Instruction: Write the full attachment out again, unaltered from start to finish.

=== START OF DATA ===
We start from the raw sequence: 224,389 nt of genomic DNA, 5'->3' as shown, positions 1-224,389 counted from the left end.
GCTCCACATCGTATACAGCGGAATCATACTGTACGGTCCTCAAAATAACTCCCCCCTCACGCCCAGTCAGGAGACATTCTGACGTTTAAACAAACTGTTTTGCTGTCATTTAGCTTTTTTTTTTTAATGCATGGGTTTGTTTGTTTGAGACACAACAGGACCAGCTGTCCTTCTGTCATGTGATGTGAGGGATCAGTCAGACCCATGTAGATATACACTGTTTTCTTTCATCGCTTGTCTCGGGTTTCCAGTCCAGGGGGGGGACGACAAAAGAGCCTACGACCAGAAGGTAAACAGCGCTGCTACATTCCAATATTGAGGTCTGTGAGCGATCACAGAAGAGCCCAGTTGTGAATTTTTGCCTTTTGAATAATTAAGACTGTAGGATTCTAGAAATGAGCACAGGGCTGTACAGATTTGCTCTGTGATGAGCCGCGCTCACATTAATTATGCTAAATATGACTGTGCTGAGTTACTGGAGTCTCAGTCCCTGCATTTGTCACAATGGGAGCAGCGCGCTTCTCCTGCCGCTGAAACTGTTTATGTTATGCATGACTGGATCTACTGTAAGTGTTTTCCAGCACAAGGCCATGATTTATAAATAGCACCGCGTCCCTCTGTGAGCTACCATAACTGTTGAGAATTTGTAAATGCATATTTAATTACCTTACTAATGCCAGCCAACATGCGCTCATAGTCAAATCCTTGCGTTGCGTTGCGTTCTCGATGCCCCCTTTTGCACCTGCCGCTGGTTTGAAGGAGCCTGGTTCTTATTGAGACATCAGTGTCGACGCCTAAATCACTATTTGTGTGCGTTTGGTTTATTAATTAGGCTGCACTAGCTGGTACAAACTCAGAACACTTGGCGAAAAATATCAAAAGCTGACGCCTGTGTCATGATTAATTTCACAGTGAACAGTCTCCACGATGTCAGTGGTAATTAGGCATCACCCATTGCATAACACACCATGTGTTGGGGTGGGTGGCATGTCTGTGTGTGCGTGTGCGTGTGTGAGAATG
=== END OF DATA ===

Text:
We start from the raw sequence: 224,389 nt of genomic DNA, 5'->3' as shown, positions 1-224,389 counted from the left end.
GCTCCACATCGTATACAGCGGAATCATACTGTACGGTCCTCAAAATAACTCCCCCCTCACGCCCAGTCAGGAGACATTCTGACGTTTAAACAAACTGTTTTGCTGTCATTTAGCTTTTTTTTTTTAATGCATGGGTTTGTTTGTTTGAGACACAACAGGACCAGCTGTCCTTCTGTCATGTGATGTGAGGGATCAGTCAGACCCATGTAGATATACACTGTTTTCTTTCATCGCTTGTCTCGGGTTTCCAGTCCAGGGGGGGGACGACAAAAGAGCCTACGACCAGAAGGTAAACAGCGCTGCTACATTCCAATATTGAGGTCTGTGAGCGATCACAGAAGAGCCCAGTTGTGAATTTTTGCCTTTTGAATAATTAAGACTGTAGGATTCTAGAAATGAGCACAGGGCTGTACAGATTTGCTCTGTGATGAGCCGCGCTCACATTAATTATGCTAAATATGACTGTGCTGAGTTACTGGAGTCTCAGTCCCTGCATTTGTCACAATGGGAGCAGCGCGCTTCTCCTGCCGCTGAAACTGTTTATGTTATGCATGACTGGATCTACTGTAAGTGTTTTCCAGCACAAGGCCATGATTTATAAATAGCACCGCGTCCCTCTGTGAGCTACCATAACTGTTGAGAATTTGTAAATGCATATTTAATTACCTTACTAATGCCAGCCAACATGCGCTCATAGTCAAATCCTTGCGTTGCGTTGCGTTCTCGATGCCCCCTTTTGCACCTGCCGCTGGTTTGAAGGAGCCTGGTTCTTATTGAGACATCAGTGTCGACGCCTAAATCACTATTTGTGTGCGTTTGGTTTATTAATTAGGCTGCACTAGCTGGTACAAACTCAGAACACTTGGCGAAAAATATCAAAAGCTGACGCCTGTGTCATGATTAATTTCACAGTGAACAGTCTCCACGATGTCAGTGGTAATTAGGCATCACCCATTGCATAACACACCATGTGTTGGGGTGGGTGGCATGTCTGTGTGTGCGTGTGCGTGTGTGAGAATG